On Sunday, 2010 winner Tsegaye Kebede won his second London marathon, Priscah Jeptoo won by over a minute on the women's side and 2012 London Olympics gold-medalist Mo Farah had folks fooled after joking he woke up late and nearly missed the bus to the event.
It was a fun morning, folks.
We start with Ethiopian Kebede, the winner on the men's side. From BBC Sport:
Kenya's Emmanuel Mutai, who won this event in 2011, looked to have a comfortable lead late, but Kebede closed incredibly strongly and Mutai couldn't hold off his advances.
Ayele Abshero and Feyisa Lilesa of Ethiopia and Wilson Kipsang of Kenya rounded out the top five. Stephen Kiprotich was the top finisher from the United States, as last year's winner of this event finished in sixth.
For the women, Jeptoo of Kenya nearly replicated her time from a year ago at this race, where she finished third. This time, however, she obliterated the field, and second-place runner Edna Kiplagat of Kenya was a minute and 17 seconds off her pace.
Yukiko Akaba of Japan finished in third, while Atsede Baysa and Meselech Meklamu of Ethiopia finished fourth and fifth, respectively.
Meanwhile, a familiar face took home the wheelchair event for the women (via BBC Sport):
Can you say dynasty? For the men, Kurt Fearnley of Australia won the wheelchair event.
Farrah, who won gold in the 5,000- and 10,000-meter races at the London Games, had folks going when he said on the radio he had overslept. From The Guardian:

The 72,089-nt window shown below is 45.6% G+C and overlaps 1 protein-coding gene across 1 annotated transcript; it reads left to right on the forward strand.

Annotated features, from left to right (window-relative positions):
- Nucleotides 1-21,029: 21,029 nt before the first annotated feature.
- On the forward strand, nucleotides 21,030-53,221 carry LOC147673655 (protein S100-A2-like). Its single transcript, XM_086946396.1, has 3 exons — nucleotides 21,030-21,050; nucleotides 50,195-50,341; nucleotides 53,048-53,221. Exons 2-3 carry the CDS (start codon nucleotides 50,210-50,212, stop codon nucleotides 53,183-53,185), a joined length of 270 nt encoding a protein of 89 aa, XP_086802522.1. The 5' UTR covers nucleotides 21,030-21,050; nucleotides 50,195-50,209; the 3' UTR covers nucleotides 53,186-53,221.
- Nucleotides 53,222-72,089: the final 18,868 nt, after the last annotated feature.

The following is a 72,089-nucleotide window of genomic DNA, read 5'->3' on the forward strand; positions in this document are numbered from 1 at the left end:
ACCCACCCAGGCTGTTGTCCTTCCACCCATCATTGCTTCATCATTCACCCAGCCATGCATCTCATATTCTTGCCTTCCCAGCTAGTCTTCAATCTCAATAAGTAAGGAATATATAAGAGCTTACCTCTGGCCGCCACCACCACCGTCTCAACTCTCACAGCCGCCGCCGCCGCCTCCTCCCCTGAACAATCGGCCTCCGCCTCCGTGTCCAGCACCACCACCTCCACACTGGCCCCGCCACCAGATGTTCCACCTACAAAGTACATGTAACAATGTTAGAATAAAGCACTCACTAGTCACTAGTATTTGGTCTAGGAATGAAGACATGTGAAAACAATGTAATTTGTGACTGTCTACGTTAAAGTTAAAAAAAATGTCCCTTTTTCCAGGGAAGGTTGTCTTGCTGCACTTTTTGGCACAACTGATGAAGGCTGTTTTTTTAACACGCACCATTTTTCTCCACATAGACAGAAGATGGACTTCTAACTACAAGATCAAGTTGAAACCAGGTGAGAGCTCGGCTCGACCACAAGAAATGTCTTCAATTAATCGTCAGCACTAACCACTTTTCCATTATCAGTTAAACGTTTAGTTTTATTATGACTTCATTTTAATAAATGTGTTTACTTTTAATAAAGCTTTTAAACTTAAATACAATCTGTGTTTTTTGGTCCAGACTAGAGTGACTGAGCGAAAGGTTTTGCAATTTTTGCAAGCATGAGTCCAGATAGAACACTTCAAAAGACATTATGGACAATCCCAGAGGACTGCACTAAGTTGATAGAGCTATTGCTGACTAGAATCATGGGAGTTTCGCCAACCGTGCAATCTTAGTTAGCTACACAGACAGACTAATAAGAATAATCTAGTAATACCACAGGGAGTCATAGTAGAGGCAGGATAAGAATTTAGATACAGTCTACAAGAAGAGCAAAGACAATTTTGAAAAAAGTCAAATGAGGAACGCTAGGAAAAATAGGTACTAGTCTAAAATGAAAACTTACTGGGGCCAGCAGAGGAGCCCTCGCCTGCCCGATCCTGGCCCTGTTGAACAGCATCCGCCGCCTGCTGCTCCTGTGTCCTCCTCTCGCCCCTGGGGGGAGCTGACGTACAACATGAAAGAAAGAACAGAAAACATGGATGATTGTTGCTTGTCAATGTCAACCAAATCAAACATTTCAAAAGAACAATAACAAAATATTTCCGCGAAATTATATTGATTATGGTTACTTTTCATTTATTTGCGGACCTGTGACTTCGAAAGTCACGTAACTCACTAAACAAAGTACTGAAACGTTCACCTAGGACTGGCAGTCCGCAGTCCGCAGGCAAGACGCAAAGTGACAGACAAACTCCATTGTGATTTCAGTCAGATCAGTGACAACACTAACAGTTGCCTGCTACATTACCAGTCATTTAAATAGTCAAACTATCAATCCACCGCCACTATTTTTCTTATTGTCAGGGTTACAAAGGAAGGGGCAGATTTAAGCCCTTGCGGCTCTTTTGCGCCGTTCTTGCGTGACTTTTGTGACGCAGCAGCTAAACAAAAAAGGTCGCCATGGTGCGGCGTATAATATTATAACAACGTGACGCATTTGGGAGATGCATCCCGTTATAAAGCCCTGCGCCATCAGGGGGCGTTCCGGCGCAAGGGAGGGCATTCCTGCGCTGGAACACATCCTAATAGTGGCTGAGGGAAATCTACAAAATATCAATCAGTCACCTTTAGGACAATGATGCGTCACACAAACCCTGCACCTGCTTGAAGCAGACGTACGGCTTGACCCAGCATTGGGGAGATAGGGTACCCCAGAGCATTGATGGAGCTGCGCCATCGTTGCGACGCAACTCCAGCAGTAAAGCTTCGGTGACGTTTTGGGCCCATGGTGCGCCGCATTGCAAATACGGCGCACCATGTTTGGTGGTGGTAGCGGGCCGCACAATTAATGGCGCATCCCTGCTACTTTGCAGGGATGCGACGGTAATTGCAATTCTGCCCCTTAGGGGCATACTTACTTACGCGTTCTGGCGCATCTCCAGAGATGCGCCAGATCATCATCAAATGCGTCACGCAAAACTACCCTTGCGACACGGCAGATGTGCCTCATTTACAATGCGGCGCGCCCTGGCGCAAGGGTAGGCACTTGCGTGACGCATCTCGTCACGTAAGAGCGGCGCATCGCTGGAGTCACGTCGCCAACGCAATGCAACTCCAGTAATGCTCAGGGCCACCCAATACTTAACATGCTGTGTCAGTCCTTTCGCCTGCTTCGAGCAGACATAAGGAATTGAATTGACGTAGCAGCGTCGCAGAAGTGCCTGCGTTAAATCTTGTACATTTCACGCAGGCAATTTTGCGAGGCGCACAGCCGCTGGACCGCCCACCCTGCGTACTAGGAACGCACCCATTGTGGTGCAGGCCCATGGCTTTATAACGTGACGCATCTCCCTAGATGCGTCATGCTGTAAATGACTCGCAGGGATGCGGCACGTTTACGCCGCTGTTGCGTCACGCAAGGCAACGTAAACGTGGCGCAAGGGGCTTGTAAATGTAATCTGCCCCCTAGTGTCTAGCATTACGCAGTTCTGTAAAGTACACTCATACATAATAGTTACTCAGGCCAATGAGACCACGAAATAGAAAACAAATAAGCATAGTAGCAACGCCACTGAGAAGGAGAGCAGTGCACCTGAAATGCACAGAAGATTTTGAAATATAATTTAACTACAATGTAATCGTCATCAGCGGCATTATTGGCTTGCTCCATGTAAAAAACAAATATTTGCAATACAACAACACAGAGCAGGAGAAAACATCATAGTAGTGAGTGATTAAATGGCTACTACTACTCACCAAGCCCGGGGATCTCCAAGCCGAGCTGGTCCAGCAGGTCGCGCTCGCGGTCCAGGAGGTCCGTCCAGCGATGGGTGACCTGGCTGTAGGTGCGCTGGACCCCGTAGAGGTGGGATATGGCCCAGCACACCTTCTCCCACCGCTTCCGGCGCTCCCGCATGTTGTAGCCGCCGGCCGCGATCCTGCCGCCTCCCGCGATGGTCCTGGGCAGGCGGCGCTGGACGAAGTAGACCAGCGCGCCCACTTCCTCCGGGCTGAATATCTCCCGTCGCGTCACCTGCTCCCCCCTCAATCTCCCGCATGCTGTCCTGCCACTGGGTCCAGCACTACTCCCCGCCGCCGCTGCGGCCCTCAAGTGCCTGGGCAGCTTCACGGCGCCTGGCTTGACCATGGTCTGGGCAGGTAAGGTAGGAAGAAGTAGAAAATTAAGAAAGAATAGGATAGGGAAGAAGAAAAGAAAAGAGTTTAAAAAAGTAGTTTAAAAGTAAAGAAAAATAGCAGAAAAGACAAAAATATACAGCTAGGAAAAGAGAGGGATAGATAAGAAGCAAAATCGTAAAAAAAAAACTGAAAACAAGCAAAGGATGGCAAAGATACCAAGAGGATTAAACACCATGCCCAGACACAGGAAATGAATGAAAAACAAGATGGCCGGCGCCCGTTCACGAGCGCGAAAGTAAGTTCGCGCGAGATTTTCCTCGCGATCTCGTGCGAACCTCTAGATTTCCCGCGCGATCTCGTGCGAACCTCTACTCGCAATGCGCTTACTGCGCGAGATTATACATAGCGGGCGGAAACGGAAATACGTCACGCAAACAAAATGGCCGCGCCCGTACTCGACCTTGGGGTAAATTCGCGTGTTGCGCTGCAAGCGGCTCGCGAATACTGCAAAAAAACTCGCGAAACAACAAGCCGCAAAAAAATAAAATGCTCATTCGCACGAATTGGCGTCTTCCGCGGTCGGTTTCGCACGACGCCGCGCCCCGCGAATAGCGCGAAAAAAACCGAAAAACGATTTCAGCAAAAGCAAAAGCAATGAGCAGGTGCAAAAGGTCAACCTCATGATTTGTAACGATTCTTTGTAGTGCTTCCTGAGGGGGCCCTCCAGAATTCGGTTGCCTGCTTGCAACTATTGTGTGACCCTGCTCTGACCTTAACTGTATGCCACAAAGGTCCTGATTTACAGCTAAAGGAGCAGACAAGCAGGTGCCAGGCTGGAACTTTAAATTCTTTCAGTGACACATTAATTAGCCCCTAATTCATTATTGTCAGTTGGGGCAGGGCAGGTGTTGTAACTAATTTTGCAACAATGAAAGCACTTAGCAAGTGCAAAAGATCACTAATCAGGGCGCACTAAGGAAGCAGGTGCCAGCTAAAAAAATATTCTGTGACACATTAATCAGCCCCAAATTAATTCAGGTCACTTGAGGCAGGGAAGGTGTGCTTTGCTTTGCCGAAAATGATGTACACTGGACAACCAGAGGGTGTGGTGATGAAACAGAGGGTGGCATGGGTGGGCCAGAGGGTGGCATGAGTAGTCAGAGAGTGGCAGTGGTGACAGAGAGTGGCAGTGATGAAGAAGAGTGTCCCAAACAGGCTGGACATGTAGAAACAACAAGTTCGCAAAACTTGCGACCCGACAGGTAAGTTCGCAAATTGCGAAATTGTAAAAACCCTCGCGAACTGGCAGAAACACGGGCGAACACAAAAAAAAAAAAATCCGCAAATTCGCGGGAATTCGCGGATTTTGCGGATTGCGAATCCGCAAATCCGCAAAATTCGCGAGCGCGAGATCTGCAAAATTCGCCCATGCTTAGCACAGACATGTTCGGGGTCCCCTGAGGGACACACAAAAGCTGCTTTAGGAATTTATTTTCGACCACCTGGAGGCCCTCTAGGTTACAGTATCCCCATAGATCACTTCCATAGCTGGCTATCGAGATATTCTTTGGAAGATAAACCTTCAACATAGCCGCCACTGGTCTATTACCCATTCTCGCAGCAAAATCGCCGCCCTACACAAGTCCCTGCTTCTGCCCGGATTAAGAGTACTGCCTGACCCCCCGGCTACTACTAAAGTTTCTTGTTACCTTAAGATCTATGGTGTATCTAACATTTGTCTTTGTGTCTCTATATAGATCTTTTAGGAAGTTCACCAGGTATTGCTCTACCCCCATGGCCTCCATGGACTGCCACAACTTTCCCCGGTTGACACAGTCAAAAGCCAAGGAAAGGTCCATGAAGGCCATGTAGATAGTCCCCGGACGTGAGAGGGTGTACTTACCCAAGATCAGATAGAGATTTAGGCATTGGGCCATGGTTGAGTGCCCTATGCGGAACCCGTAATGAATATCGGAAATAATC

The 30-year-old Londoner—who ran half of today's race—claimed he was running late live on the radio. He shouted to a waiting BBC presenter: "Radio 5, gotta go! Gotta run, run, run, run!" Asked how he was feeling, he said as he ran down the street: "Yeah, feeling good." And had he warmed up? "Not yet!" he replied. "I'm late! I woke up late! I'm going to miss the bus!" he laughed.
However, the Olympic 5,000m and 10,000m champion later tweeted: "Just to clarify, I had breakfast at 5am today, my comment about sleeping in was just a joke. I was one of the first athletes on the bus to the start."
Farah ran quite well, running 58:30 at the 20-kilometer mark.
Here are your top-10 finishers for the men's and women's races:
|1||KEBEDE, Tsegaye (ETH)||02:06:04|
|2||MUTAI, Emmanuel (KEN)||02:06:33|
|3||ABSHERO, Ayele (ETH)||02:06:57|
|4||LILESA, Feyisa (ETH)||02:07:46|
|5||KIPSANG, Wilson (KEN)||02:07:47|
|6||KIPROTICH, Stephen (UGA)||02:08:05|
|7||ASMEROM, Yared (ERI)||02:08:22|
|8||BIWOTT, Stanley (KEN)||02:08:39|
|9||CHANI, Hafid (MAR)||02:09:11|
|10||LAMDASSEM, Ayad (ESP)||02:09:28|
|1||JEPTOO, Priscah (KEN)||02:20:15|
|2||KIPLAGAT, Edna (KEN)||02:21:32|
|3||AKABA, Yukiko (JPN)||02:24:43|
|4||BAYSA, Atsede (ETH)||02:25:14|
|5||MELKAMU, Meselech (ETH)||02:25:46|
|6||KIPLAGAT, Florence (KEN)||02:27:05|
|7||ITO, Mai (JPN)||02:28:37|
|8||BIKTIMIROVA, Alevtina (RUS)||02:30:02|
|9||PARTRIDGE, Susan (GBR)||02:30:46|
|10||VAN ZYL, Irvette (RSA)||02:31:26|